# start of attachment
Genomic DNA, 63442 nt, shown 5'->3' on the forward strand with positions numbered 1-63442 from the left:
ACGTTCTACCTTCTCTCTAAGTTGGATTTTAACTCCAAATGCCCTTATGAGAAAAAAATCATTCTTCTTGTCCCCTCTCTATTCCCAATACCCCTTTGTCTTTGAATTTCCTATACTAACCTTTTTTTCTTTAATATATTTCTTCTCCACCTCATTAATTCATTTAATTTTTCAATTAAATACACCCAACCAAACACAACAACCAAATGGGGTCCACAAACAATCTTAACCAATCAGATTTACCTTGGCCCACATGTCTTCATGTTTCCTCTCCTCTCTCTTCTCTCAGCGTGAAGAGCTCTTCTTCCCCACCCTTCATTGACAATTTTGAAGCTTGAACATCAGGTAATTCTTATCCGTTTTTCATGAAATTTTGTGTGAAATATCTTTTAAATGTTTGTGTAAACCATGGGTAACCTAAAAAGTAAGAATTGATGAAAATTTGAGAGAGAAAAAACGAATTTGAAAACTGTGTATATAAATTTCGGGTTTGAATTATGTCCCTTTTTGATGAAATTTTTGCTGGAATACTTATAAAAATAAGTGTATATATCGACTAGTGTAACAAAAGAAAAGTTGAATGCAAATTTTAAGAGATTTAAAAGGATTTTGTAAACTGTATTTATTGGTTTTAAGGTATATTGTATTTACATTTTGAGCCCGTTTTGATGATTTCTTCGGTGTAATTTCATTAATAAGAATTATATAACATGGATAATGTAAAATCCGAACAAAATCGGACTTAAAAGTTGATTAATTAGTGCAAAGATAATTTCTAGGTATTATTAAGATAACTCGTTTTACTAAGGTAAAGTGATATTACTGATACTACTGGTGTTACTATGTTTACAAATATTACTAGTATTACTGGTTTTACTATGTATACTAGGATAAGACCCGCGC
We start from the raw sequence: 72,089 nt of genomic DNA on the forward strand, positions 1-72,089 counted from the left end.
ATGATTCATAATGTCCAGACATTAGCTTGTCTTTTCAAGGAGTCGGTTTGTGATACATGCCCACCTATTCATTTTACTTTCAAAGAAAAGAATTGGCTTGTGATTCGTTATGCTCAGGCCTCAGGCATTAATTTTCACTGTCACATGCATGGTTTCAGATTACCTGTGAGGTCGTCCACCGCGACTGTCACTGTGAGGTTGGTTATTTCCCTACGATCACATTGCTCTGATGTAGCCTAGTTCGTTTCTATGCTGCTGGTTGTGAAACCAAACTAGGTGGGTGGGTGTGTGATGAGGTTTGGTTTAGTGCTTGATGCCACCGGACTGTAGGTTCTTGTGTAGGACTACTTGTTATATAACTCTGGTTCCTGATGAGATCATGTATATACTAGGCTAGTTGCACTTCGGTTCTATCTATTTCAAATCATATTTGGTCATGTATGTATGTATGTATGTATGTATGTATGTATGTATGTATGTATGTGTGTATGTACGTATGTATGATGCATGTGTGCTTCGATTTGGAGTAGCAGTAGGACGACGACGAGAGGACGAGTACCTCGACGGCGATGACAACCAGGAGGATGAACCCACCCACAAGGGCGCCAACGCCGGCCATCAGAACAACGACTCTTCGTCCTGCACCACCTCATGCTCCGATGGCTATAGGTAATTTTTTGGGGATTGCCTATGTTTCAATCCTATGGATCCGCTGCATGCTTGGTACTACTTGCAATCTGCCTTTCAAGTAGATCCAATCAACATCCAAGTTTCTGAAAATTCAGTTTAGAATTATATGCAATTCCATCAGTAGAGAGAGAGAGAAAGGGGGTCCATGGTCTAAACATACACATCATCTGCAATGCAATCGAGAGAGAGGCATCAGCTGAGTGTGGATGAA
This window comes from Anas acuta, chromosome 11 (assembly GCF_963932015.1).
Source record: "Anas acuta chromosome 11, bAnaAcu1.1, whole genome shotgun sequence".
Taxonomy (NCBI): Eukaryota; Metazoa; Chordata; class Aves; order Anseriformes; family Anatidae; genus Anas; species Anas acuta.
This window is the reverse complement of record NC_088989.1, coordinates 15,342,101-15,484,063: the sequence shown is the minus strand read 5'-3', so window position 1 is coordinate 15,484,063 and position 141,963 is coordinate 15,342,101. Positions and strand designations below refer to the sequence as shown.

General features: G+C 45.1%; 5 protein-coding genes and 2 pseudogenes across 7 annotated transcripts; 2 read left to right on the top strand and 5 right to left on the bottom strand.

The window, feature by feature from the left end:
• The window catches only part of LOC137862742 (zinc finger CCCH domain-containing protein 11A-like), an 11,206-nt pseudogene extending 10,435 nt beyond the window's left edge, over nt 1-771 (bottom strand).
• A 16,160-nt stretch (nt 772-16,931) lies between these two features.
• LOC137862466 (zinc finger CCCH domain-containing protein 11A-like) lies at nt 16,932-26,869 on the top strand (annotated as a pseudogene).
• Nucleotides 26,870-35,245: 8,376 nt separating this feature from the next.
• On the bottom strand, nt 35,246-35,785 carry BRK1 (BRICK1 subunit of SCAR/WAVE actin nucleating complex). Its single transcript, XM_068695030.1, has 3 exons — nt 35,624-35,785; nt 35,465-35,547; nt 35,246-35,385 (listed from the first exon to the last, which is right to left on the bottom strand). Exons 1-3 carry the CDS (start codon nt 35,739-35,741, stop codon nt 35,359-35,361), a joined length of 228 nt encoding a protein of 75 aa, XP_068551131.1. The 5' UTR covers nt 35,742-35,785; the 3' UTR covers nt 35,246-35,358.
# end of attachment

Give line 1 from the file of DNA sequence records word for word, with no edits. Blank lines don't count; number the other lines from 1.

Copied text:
Genomic DNA, 63442 nt, shown 5'->3' on the forward strand with positions numbered 1-63442 from the left: